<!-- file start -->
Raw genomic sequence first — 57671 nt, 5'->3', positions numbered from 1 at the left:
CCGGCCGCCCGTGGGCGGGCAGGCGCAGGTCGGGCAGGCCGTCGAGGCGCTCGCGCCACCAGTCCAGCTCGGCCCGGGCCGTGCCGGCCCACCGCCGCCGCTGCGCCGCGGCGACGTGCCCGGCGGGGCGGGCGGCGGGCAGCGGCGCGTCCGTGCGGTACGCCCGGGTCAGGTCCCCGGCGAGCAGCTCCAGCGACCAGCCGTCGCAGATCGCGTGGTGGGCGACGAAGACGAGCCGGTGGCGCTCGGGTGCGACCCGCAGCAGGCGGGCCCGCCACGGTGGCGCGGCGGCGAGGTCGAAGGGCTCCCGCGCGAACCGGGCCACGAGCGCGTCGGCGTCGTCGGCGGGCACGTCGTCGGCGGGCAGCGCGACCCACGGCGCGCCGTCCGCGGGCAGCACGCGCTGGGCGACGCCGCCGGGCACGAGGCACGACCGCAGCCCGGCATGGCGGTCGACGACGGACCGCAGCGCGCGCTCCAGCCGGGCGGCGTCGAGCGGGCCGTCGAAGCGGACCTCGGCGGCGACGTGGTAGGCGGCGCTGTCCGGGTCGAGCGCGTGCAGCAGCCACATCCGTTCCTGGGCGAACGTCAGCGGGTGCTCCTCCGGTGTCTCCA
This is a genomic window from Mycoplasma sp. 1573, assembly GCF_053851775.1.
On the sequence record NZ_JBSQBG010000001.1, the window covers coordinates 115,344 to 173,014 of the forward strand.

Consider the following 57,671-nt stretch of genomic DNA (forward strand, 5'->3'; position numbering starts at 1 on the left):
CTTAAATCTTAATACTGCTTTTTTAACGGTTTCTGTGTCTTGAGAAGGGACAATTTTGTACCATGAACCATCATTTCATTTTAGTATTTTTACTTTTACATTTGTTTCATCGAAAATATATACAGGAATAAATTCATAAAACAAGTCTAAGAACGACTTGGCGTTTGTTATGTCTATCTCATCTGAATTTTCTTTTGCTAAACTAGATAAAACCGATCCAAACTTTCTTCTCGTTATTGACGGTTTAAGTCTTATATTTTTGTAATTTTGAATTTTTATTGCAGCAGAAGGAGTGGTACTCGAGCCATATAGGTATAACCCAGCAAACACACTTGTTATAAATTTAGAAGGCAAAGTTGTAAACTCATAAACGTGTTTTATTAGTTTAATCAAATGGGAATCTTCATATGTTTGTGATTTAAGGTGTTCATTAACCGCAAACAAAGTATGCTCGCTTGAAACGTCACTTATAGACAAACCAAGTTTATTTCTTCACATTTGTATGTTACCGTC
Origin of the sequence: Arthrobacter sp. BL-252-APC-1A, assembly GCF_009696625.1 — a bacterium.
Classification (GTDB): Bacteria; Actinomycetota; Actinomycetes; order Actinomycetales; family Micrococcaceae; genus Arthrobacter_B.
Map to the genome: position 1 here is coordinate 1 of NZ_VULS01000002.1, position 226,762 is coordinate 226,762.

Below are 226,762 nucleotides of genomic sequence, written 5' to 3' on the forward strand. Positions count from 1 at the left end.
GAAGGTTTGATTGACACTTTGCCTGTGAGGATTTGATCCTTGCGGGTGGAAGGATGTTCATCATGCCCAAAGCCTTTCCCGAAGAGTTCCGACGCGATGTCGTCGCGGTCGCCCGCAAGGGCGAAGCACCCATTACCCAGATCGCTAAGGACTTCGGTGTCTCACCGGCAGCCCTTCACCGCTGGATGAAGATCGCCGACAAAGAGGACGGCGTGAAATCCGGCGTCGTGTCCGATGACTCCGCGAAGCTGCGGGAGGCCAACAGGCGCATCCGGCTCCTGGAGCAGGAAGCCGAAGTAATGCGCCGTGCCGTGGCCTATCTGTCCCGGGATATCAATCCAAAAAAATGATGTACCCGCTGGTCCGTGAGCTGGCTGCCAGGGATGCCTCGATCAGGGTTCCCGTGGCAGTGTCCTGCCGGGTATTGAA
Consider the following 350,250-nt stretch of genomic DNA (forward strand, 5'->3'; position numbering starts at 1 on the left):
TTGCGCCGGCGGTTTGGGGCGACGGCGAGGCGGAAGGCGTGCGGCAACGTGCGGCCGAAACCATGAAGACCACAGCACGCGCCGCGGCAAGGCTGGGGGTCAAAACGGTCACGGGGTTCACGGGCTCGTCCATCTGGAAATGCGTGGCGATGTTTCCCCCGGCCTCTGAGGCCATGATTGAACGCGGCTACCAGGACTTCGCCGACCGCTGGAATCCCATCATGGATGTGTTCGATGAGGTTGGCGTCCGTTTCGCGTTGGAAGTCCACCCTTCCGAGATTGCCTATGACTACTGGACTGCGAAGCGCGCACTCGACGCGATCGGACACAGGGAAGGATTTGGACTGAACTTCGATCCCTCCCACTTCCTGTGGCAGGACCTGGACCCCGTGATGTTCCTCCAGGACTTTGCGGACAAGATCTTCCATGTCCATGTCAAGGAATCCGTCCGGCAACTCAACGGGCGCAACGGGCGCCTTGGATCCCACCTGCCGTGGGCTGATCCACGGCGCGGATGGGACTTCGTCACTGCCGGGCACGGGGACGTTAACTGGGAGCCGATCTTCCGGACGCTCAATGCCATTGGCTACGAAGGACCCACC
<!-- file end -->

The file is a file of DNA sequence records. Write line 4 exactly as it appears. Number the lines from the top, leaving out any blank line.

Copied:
On the sequence record NZ_JBSQBG010000001.1, the window covers coordinates 115,344 to 173,014 of the forward strand.